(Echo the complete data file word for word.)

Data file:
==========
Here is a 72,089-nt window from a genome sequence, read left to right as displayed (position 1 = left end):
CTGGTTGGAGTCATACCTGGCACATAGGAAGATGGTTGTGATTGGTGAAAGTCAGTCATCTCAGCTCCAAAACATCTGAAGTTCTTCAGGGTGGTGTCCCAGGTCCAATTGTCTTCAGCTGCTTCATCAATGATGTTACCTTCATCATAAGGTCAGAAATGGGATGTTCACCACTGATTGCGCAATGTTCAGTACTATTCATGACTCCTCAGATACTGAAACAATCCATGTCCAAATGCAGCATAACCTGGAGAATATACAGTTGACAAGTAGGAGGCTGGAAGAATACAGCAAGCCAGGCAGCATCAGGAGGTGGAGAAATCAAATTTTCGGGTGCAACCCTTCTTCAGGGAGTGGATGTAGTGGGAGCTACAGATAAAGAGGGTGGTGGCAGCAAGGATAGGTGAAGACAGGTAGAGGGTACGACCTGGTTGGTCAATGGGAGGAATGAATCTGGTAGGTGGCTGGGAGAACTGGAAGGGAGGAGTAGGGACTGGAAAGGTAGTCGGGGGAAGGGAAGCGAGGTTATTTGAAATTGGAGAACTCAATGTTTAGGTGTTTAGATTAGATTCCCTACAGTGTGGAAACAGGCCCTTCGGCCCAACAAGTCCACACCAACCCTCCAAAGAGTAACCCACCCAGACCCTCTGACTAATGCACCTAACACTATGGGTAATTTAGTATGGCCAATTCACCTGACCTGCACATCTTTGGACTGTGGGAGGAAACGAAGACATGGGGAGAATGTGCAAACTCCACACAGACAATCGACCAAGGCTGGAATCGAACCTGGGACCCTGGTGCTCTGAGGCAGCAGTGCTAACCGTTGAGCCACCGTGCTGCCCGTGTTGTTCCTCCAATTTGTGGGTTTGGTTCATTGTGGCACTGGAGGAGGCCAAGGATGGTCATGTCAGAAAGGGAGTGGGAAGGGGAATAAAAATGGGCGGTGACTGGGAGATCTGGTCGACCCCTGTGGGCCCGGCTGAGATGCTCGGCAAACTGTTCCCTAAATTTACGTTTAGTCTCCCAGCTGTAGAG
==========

Here is a 72,089-nt window from a genome sequence, read left to right as displayed (position 1 = left end):
CTGGTTGGAGTCATACCTGGCACATAGGAAGATGGTTGTGATTGGTGAAAGTCAGTCATCTCAGCTCCAAAACATCTGAAGTTCTTCAGGGTGGTGTCCCAGGTCCAATTGTCTTCAGCTGCTTCATCAATGATGTTACCTTCATCATAAGGTCAGAAATGGGATGTTCACCACTGATTGCGCAATGTTCAGTACTATTCATGACTCCTCAGATACTGAAACAATCCATGTCCAAATGCAGCATAACCTGGAGAATATACAGTTGACAAGTAGGAGGCTGGAAGAATACAGCAAGCCAGGCAGCATCAGGAGGTGGAGAAATCAAATTTTCGGGTGCAACCCTTCTTCAGGGAGTGGATGTAGTGGGAGCTACAGATAAAGAGGGTGGTGGCAGCAAGGATAGGTGAAGACAGGTAGAGGGTACGACCTGGTTGGTCAATGGGAGGAATGAATCTGGTAGGTGGCTGGGAGAACTGGAAGGGAGGAGTAGGGACTGGAAAGGTAGTCGGGGGAAGGGAAGCGAGGTTATTTGAAATTGGAGAACTCAATGTTTAGGTGTTTAGATTAGATTCCCTACAGTGTGGAAACAGGCCCTTCGGCCCAACAAGTCCACACCAACCCTCCAAAGAGTAACCCACCCAGACCCTCTGACTAATGCACCTAACACTATGGGTAATTTAGTATGGCCAATTCACCTGACCTGCACATCTTTGGACTGTGGGAGGAAACGAAGACATGGGGAGAATGTGCAAACTCCACACAGACAATCGACCAAGGCTGGAATCGAACCTGGGACCCTGGTGCTCTGAGGCAGCAGTGCTAACCGTTGAGCCACCGTGCTGCCCGTGTTGTTCCTCCAATTTGTGGGTTTGGTTCATTGTGGCACTGGAGGAGGCCAAGGATGGTCATGTCAGAAAGGGAGTGGGAAGGGGAATAAAAATGGGCGGTGACTGGGAGATCTGGTCGACCCCTGTGGGCCCGGCTGAGATGCTCGGCAAACTGTTCCCTAAATTTACGTTTAGTCTCCCAGCTGTAGAG